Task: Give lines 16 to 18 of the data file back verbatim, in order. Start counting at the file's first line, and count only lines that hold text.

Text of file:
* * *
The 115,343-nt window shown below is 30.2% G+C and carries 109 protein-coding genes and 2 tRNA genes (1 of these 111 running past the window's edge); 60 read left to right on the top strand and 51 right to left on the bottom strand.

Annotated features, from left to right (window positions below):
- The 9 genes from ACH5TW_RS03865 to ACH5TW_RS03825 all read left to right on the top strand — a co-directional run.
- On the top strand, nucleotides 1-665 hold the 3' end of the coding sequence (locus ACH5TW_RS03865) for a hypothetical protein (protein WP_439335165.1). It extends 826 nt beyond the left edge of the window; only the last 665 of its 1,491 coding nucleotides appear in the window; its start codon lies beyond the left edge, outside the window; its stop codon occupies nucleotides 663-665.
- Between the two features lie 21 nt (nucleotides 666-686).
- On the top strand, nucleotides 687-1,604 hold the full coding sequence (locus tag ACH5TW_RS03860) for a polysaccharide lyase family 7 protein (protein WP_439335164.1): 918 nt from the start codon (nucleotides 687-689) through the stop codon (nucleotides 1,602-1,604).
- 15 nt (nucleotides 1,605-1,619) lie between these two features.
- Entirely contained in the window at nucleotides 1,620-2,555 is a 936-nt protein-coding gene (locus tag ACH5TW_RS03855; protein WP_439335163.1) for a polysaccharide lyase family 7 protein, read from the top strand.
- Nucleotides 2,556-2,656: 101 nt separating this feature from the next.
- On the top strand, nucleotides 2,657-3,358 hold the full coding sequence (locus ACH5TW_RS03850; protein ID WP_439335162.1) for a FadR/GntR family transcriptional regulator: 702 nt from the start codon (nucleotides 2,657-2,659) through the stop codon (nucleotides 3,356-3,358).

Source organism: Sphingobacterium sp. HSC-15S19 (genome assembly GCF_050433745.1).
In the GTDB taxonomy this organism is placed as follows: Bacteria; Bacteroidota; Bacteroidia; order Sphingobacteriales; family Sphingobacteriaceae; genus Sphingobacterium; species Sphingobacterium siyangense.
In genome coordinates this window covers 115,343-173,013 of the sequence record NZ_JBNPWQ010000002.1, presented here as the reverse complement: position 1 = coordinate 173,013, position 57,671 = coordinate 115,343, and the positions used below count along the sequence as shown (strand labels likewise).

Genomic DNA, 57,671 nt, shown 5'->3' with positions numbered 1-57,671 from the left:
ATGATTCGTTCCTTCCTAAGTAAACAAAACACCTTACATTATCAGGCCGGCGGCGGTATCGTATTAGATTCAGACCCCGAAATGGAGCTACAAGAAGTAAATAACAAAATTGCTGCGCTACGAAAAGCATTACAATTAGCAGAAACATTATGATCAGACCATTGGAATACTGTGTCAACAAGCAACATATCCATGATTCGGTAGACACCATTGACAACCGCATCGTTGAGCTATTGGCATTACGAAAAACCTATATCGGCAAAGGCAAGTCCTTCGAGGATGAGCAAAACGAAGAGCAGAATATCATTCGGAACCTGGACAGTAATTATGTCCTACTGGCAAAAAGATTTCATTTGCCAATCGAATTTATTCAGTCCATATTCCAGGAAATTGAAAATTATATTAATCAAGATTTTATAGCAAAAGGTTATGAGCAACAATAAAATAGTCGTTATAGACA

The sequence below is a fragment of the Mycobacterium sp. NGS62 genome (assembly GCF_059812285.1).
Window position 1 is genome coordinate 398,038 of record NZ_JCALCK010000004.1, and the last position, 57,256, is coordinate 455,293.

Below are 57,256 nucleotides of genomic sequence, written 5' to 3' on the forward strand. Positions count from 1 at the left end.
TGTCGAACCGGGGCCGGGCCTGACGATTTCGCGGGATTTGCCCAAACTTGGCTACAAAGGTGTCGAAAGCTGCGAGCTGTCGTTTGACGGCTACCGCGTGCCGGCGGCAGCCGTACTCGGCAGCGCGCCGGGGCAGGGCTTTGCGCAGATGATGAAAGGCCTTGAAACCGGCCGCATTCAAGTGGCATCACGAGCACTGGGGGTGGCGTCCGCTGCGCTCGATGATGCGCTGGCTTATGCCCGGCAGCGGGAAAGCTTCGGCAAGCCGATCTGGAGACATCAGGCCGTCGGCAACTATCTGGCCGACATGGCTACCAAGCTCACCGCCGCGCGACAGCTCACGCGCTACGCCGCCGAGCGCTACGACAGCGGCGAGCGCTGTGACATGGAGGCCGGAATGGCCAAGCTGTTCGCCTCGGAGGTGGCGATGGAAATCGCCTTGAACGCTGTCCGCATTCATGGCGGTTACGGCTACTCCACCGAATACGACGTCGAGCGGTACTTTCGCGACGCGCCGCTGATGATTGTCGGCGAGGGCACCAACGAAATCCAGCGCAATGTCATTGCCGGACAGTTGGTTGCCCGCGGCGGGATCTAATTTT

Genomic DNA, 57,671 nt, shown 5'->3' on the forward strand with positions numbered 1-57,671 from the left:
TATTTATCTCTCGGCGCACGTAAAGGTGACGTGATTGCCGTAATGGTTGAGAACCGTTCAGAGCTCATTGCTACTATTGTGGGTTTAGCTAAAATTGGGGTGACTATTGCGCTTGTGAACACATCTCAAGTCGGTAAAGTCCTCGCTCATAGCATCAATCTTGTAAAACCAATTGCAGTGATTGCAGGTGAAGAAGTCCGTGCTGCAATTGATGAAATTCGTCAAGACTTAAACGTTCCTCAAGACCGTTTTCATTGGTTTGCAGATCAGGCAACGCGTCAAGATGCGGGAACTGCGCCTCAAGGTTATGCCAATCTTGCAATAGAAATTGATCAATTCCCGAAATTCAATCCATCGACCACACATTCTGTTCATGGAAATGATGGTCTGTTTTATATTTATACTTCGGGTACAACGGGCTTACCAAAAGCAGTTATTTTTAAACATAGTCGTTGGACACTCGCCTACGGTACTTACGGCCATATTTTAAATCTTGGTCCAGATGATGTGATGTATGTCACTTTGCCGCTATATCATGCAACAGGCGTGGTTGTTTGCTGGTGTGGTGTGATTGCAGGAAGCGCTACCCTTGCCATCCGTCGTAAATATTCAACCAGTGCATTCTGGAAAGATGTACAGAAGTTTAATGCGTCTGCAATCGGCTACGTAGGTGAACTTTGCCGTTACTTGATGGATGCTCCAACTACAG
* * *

The sequence below is a fragment of the Mycobacterium sp. NGS62 genome (assembly GCF_059812285.1).
Window position 1 is genome coordinate 398,038 of record NZ_JCALCK010000004.1, and the last position, 57,256, is coordinate 455,293.

Below are 57,256 nucleotides of genomic sequence, written 5' to 3' on the forward strand. Positions count from 1 at the left end.